Libertarians indeed raise the question and argue that legal organ sales are an expression of individual liberty. Which allow many patients to regain their health while benefiting low-income individuals for their financially stability. On the ethical view point human organs are not a commodity to be bought and sold. This trade is inherently exploitative, as the poor and vulnerable member of the society are the victims of it. Moreover a small fraction of amount is typically paid by the patient where as the organ donor in fact suffers a lot mentally emotionally, physically and financially for the rest of life.

It is easy to curb organ trafficking than other illicit trading. But the Government are sometimes reluctant to curb all these illicit activities that are economically heavily influenced. While legal provisions prohibit such type of activity. Law enforcement often make a little effort to eliminate organ trafficking.

The notion of buying sex — prostitution — meets widespread disapproval, many people still accept the buying of organs as a legitimate solution for the shortage of organs for transplantation. As a result of which the extent of organ trafficking is still unknown and such transplants are performed annually without any fear or restriction.

One step forward is taken by the declaration of Istanbul by implementing Trafficking and Transplant Tourism which was developed in 2008 to curb the international trade of organs known as “transplant tourism”. The World Health Organization estimate 10% of the global organ transplantation are currently met.

This declaration helps to gather reports and bring out the illegal trading of organs in the attention of the relevant authorities. Egypt, Pakistan and India have implemented new laws prohibiting organ trade over the past five years. Financial supports have been removed for the patients receiving transplant in abroad in Malaysia and Israel. Despite of all these attempts new black market’s have emerged in order to replace those temporarily shut.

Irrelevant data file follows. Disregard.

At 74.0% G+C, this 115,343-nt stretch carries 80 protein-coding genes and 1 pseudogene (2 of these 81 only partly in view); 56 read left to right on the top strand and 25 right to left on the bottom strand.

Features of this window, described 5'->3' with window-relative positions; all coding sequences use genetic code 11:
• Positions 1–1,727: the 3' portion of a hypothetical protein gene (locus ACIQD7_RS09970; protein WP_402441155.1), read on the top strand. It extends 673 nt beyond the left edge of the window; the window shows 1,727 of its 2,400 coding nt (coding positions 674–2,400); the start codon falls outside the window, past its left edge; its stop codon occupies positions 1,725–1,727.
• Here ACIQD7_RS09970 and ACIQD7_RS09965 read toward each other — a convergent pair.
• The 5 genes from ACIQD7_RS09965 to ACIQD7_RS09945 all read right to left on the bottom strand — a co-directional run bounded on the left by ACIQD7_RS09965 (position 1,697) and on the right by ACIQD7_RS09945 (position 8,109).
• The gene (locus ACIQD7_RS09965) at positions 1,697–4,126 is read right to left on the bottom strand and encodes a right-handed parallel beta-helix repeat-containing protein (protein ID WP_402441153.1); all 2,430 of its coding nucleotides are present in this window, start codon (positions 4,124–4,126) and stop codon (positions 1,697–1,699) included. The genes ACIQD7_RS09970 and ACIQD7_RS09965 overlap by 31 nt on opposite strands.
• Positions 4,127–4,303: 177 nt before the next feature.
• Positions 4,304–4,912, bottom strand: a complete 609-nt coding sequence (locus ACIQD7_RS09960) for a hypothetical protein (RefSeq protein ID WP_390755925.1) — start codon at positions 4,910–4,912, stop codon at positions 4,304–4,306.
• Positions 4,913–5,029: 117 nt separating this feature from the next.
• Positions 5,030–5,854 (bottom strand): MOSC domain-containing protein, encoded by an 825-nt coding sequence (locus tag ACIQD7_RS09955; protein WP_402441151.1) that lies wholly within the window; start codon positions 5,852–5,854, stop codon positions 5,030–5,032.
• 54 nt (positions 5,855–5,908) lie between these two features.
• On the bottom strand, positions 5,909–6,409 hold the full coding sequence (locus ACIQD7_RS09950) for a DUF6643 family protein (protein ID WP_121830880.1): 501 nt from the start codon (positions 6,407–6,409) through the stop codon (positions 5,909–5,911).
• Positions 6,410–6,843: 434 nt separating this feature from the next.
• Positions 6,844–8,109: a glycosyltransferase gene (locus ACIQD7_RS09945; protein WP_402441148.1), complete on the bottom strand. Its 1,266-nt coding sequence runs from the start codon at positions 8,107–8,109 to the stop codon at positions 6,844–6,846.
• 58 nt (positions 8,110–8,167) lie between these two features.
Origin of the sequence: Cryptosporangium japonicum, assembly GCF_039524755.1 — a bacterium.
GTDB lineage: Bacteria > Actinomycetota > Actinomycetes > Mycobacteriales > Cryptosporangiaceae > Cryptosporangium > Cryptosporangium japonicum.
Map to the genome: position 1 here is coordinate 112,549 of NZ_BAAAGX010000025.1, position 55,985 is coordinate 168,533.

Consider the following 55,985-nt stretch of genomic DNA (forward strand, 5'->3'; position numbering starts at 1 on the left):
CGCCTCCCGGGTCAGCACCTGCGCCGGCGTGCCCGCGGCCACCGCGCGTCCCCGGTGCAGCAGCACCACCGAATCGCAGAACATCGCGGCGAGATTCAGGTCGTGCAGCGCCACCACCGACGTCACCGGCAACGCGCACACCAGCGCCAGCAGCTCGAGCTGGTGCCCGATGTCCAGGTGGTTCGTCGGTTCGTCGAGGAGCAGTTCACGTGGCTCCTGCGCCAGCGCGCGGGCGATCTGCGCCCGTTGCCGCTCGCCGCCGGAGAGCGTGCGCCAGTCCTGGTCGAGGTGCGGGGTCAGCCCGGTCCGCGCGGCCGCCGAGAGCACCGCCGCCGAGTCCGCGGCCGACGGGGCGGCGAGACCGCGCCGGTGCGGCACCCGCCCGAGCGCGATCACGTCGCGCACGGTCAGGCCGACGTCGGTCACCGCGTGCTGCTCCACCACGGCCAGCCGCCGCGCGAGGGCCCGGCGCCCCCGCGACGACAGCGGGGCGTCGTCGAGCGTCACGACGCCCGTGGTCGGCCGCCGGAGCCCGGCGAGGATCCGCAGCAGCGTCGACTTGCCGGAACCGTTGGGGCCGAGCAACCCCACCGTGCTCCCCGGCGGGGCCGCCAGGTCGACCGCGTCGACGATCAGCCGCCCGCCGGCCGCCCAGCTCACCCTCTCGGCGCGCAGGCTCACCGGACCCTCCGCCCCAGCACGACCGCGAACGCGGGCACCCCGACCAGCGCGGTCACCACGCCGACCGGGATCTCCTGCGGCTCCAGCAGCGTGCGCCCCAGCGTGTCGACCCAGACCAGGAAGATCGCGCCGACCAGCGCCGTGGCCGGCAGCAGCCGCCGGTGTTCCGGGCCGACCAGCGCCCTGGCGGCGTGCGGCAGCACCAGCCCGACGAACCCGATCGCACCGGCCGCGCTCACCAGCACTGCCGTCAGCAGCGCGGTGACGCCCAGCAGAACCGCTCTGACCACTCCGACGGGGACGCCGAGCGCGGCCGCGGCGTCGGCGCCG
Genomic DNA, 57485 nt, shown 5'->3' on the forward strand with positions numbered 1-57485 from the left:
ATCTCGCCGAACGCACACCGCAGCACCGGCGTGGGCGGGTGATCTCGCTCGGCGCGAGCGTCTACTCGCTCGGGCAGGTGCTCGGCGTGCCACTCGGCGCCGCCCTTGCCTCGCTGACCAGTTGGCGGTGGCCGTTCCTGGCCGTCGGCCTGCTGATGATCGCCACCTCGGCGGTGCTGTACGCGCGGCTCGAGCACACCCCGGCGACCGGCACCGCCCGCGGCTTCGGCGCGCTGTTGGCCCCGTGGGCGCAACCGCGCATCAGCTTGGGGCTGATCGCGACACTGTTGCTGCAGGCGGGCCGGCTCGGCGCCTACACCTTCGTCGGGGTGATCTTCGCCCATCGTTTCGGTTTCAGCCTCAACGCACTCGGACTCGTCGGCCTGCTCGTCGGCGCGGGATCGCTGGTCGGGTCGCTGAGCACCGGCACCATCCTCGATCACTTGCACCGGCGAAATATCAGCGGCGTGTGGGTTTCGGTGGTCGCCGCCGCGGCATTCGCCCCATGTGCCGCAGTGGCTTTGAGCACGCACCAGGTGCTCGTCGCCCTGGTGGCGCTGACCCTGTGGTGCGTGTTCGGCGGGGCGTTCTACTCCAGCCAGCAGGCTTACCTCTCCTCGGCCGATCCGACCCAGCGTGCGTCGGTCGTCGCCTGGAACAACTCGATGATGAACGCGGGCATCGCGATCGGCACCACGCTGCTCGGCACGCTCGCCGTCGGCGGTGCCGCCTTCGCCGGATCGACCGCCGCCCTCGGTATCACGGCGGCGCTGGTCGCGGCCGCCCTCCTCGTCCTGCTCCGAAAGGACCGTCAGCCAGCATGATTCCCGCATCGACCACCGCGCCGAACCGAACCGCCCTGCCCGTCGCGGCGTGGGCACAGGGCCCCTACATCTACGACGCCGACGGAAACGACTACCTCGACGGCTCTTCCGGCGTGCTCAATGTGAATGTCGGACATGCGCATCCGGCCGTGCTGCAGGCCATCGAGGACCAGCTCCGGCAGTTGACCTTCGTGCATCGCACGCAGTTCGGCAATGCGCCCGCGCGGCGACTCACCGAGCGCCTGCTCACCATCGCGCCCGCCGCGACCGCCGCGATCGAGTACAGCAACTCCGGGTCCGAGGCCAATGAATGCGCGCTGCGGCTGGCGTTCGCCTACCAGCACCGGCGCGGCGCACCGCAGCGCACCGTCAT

A responsible solution is being enforced by World Health Organization that • Better system should be developed for deceased organ donation. • Altruistic living kidney donation should be encouraged. • Needs for transplanting should be prevented by treating diseases that leads to organ failure. • Implementing strict laws that prohibit organ trading and trafficking

Awareness regarding organ donation needs to be spread so people can donate their organs after death and the supply will be able to meet the demand. Henceforth this will ensure no organ trafficking happens. Moreover, people must also be made aware of the consequences and danger involved in organ trafficking so they can be better prepared.

Every country must take responsibility for meeting their own transplant needs by pursuing self-sufficiency to achieve all these goal in eliminating organ trafficking. A vigorous implementation of laws needs to be done by the government. Awareness regarding this type of trap should be given from the ground level and tough enforcement should be done to help in abolishing the organ trade.